In one week, I will be getting up bright and early to head out the door to make personal history by running in the Chicago Marathon which will be my first attempt at 26.2 miles. Two individuals, Rich Karnia and Peter Mullen, will have the responsibility of being my eyes and guiding me through the course and through to the finish line. On this day, I had a chance to run in one final race prior to the big day when I accepted the offer to run in the Bucktown 5K.
The race began at 8:30a.m. which meant my wake up call was much later than for a typical race. I was up by 6:00a.m. and out the door by 7:15a.m. My brother-in-law, Michael, gave me a ride to the event where I met up with others who were running on behalf of the Blade Runners. As a member of Team GLASA, I was happy to lend myself to the cause. It was a bit cold and windy, but thankfully, it was not rainy. Due to the chill in the air, I decided to keep a sweatshirt underneath my Blade Runner racing shirt. I brought along some running pants, but ultimately felt I would be more comfortable wearing only running shorts. I met Peter Mullen for the first time and explained how to guide. We chatted for a bit, joined the rest of the group for a team photo, and then made our way to the start. I heard there were about 5,000 runners in this event so after the gun went off, we slowly inched our way to the start line. This was good practice for next week's marathon where 45,000 runners will be toeing the start line and it may take up to thirty minutes to finally get going. As we neared the start, the public address announcer stated, "Hey, there is a visually challenged runner and his guide. Good luck to you two. Way to go." I smiled and shook my head. I guess for some, it is nice to be singled out in that fashion, but for me, I do not need that. We finally started running, but immediately it was clear, we would have to zig zag our way through the crowd. sure enough, as we moved through the early stages, Peter had to maneuver us by and around little kids about eight years old, walkers, and adults jogging with baby strollers. I hoped for an opening where we would be able to push ourselves a bit after finding our comfort zone, but through the first mile, it did not materialize. We pressed on as Peter guided me to the left side of the street to continuously pass people. As we made our way, we kept finding ourselves boxed in by walkers and strollers which began to take a toll on me mentally. It was clear through the first mile that Peter had found his comfort level with guiding so I wanted to open it up a bit, but the condition of constant congestion did not allow for it. We made it to the second mile marker. We once again found some opening, but it soon closed. As we moved by a group of folks, I heard a man say, "Oh, that's nice." He told the woman with whom he was running, "That young man is blind so the guy running with him is his guide calling out obstacles and getting him through the course." She responded, but I could not hear what she said because we were soon by and beyond them. The sun made an appearance and I began to feel hot. We headed down the home stretch, but unlike most races, I could not find room to sprint down the final straight-away. My legs felt as though I had not done any work. It almost felt that I had just spent three miles warming up for a solid run. We simply coasted across the finish line and Peter said it was best we did not push it because we would want to remain fresh for next weekend's big race. After all, this event was more for supporting a good cause and ensuring Peter had a chance to experience guiding under race day conditions so he will be at ease when Rich and I meet up with him at the halfway point of the marathon where he will then take control of the tether from Rich to get me home back into Grant Park for what should be a celebratory and emotional experience for me.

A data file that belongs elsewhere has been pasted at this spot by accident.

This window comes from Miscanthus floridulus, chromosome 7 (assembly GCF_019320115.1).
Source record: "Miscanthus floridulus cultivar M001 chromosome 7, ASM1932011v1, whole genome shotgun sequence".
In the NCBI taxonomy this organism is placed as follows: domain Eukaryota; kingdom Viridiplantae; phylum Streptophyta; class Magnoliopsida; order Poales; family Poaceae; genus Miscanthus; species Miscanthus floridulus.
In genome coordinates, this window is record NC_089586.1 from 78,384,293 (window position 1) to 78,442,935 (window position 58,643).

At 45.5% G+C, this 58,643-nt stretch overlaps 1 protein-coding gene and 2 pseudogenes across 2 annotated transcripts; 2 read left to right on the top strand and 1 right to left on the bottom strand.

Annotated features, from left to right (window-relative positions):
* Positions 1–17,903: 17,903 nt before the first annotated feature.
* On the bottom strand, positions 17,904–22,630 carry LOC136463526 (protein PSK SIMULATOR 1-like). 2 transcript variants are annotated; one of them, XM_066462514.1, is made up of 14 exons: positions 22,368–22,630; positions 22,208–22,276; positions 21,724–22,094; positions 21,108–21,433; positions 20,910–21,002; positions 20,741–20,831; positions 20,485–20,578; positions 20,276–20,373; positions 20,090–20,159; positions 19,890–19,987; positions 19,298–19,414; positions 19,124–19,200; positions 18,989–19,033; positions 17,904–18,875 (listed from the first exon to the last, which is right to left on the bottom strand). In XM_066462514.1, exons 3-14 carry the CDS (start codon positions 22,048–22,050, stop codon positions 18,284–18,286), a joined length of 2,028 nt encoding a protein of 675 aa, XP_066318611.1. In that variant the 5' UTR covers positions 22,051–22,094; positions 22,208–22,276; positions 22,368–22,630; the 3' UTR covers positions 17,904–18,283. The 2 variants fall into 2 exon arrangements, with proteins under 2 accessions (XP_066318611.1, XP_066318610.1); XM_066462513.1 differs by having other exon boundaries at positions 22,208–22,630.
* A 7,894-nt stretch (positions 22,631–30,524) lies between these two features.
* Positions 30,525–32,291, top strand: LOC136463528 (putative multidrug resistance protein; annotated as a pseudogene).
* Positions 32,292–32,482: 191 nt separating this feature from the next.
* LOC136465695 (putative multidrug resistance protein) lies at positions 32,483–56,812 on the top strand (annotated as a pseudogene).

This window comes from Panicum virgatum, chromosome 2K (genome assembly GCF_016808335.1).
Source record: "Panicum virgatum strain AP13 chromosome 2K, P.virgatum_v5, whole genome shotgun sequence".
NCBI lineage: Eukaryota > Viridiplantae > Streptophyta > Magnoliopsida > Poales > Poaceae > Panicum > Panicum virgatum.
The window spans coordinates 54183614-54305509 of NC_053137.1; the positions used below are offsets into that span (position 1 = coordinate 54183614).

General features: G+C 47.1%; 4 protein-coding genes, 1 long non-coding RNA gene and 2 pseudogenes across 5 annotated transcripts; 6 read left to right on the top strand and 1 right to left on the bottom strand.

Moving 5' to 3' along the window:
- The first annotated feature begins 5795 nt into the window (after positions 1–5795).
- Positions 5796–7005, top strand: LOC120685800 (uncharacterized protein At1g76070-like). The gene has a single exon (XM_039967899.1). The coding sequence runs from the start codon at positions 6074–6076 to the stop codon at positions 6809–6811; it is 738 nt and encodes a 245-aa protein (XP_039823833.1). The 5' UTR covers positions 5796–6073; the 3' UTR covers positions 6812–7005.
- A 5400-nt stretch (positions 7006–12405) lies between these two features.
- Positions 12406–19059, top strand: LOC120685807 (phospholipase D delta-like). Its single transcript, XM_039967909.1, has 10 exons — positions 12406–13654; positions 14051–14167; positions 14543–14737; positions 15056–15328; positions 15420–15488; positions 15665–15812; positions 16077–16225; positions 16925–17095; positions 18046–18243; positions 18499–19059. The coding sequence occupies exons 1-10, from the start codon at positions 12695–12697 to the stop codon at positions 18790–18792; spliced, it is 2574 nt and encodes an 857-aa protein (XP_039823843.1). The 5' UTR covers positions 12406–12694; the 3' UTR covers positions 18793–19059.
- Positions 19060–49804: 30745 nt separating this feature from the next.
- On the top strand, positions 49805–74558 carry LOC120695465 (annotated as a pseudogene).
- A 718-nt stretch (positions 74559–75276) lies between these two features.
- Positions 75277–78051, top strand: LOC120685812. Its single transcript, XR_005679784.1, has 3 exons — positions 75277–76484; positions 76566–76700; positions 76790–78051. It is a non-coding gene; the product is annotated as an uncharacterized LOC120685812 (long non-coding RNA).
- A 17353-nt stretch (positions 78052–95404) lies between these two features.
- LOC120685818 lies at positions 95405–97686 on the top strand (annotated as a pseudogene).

A week from tonight, I will be anxiously anticipating the Chicago Marathon which will take place on Sunday, October 10, 2010. In that race, I will be guided by two men gracious enough to volunteer to be my eyes, Rich Karnia and Peter Mullen. Until recently, I had never met Rich Karnia. The first time we met was at the CARA Ready To Run 20 Miler where he guided me for the first ten miles of that event. As of this entry, I have never met Peter. That will change in the morning when he and I will take part in the Bucktown 5K presented by Ram Racing. Peter has never guided someone in a race so I figured the 5K would be a great way for him to see what it is like while also experiencing race day conditions. I plan to take it slow the first mile as he figures out how to best communicate the information needed for me to run comfortably. As we move through the 5K course, I am sure Peter will find his comfort zone and we will be able to push ourselves a bit. Then hopefully, by the end of the race, we will conclude with a splendid sprint to the finish. It will be nice to run faster in this event than I did a few weeks ago at the GLASA Twilight 5K, but the main purpose is to give Peter a chance to experience guiding under race day conditions to best prepare him for the longest run I have ever done when Rich, Peter, and I work together to tackle 26.2 miles in one of the greatest races in the world.
I am a playwright, screenwriter, actor, triathlete who grew up playing sports, fell in love with the talk radio industry, and now enjoys telling stories and evoking emotional responses from fellow artists and audience members